Tea is one of the most widely used beverages in the world. While people enjoy having black tea, milk tea, and green tea, have you heard about blue tea? The beverage is prepared from the blossoms of the Clitoria ternatea plant (also called Asian pigeonwings) and has a strong blue hue. The medicinal plant is also commonly known as butterfly pea, cordovan pea, and blue pea.
Blue tea, other than looking fancy, carries an outstanding nutritional profile making it a great drink for weight reduction as well as a cool beverage to sip. But what is the difference between green tea and blue tea?
Blue tea is totally herbal, naturally caffeine-free, and an incredible source of antioxidants just like green tea. But blue tea is made of flowers instead of tea leaves and unlike green tea, it is caffeine-free. Now, let us enlist five benefits of blue tea.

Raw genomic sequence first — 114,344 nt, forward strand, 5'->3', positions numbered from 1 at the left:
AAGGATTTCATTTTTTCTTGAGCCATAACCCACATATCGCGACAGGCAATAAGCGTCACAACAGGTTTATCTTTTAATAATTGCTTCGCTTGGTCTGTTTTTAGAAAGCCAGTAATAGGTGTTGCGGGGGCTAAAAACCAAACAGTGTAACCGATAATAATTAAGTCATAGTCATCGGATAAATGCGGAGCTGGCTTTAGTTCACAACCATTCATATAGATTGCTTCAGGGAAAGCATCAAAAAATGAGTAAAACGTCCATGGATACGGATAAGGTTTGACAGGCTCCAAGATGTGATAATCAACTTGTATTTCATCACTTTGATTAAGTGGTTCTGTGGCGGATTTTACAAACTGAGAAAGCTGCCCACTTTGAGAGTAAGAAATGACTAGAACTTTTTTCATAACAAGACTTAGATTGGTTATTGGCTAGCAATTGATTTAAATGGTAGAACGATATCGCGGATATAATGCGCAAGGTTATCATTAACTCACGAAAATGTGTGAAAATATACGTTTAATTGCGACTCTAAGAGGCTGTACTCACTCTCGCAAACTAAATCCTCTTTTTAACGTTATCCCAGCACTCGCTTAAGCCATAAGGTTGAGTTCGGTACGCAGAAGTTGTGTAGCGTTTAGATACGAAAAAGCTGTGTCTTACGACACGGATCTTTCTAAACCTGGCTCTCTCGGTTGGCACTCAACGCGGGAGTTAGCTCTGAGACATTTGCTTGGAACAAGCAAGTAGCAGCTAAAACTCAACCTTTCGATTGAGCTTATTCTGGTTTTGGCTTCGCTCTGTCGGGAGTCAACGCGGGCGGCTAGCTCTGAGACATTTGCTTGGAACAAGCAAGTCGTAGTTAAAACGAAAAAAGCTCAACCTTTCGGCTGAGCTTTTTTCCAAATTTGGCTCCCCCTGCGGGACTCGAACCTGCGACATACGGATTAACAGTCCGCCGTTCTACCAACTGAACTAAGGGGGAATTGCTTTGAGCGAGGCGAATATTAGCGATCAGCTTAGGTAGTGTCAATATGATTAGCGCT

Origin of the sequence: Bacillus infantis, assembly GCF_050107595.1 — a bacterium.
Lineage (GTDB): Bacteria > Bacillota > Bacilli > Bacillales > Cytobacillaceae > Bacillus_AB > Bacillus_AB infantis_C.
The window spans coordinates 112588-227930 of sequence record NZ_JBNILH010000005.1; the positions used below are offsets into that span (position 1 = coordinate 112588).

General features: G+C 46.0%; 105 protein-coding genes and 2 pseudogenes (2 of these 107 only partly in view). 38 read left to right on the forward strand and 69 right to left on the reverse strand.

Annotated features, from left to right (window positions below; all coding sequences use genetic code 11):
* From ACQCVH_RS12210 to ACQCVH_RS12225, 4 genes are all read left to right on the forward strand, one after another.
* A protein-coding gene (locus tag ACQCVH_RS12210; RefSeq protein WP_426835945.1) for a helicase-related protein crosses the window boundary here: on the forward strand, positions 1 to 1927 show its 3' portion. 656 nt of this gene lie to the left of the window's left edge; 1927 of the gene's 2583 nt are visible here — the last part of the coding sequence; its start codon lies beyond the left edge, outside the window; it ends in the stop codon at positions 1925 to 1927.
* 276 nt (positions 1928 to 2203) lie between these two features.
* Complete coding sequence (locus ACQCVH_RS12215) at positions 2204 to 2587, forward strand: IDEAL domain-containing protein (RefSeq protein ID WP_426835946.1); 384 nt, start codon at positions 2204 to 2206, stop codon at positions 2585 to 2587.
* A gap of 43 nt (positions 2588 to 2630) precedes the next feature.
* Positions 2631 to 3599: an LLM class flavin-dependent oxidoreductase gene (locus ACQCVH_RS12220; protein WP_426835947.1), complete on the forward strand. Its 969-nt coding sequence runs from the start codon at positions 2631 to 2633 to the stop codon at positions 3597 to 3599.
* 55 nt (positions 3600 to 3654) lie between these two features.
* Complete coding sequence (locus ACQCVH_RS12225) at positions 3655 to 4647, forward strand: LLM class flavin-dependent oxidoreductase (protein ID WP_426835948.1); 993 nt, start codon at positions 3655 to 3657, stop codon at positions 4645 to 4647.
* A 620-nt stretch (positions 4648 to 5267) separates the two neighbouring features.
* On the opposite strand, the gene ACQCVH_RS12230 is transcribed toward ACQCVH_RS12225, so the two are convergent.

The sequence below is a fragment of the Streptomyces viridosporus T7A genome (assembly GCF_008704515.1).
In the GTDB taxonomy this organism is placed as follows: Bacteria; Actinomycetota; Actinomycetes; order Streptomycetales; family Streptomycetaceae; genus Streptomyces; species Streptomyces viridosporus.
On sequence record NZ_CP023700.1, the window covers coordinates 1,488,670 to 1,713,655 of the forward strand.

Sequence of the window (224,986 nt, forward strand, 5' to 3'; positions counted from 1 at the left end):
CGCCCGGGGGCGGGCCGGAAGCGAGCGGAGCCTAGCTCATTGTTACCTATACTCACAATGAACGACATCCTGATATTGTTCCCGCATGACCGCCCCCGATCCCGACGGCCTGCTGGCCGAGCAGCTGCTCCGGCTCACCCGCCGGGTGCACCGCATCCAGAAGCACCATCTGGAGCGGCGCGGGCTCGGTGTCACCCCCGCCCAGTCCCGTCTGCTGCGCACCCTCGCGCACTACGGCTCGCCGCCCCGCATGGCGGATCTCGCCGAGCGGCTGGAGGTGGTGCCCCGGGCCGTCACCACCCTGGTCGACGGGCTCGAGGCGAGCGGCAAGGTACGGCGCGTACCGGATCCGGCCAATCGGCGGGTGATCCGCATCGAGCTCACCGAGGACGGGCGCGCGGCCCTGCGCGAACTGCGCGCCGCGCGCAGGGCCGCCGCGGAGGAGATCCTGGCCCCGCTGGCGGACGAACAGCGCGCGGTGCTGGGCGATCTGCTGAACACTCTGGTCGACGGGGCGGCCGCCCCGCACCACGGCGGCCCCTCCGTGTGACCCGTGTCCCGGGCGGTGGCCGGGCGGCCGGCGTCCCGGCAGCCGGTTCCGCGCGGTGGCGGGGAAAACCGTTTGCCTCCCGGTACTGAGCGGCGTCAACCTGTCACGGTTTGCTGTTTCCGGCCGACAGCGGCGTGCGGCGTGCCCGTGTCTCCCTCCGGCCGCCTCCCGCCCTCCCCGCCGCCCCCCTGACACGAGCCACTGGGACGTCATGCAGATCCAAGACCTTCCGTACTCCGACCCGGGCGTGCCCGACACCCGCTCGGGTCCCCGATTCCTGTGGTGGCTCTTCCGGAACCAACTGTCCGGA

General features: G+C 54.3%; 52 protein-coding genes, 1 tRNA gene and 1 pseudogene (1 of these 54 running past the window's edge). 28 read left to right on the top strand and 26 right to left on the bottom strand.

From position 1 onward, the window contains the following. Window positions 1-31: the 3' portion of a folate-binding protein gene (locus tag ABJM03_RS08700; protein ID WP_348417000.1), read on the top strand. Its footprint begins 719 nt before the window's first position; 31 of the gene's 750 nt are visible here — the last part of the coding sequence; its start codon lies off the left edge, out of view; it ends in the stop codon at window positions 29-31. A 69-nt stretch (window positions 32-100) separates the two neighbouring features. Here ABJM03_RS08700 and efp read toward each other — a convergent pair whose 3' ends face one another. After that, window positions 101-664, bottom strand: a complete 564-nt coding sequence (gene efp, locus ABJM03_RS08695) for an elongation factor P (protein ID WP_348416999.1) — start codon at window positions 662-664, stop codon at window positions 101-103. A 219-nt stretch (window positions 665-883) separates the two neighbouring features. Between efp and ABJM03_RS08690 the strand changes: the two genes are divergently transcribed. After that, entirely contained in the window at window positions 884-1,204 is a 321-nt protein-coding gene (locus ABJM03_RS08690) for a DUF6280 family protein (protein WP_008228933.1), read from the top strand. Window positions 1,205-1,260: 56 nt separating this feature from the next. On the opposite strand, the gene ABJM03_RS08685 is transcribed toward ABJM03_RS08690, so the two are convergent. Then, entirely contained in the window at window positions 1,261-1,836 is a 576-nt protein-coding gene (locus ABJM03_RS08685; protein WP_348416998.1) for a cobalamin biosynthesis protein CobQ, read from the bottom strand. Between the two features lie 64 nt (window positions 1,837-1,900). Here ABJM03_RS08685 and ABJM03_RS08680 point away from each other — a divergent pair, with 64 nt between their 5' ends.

Good for Antioxidants Antioxidants are beneficial compounds that scavenge molecules known as free radicals. Oxidative stress, which can hasten the onset of some illnesses, can result from having too many free radicals in your body. Good for Controlling Diabetes Blue tea is a healthy drink for people with diabetes. It helps to control an individual’s blood sugar levels and reduces the risk of diabetes and related diseases as it is rich in antioxidants. Increases Memory Almonds have components that help to boost memory. The same goes for blue tea as well as it can help to improve the health of the brain and help to fight against depression and anxiety. It also helps one to relax and lowers stress. Good for Eye Health Drinking blue tea can also promote eye health and lower the risk of developing eye diseases like retinal damage, macular degeneration, glaucoma, and blurred vision. Improves Digestion and Booss Immunity Blue tea helps to boost immunity as it contains ternatins which act as antioxidants and anti-inflammatory properties which can prevent the growth of cancer cells. The antioxidants also help in gut health as they help to relax the stomach muscles, boost metabolism, and prevent worms from growing. Image Credits - Photo by Katelyn Greer on Unsplash Curated By: Lifestyle Desk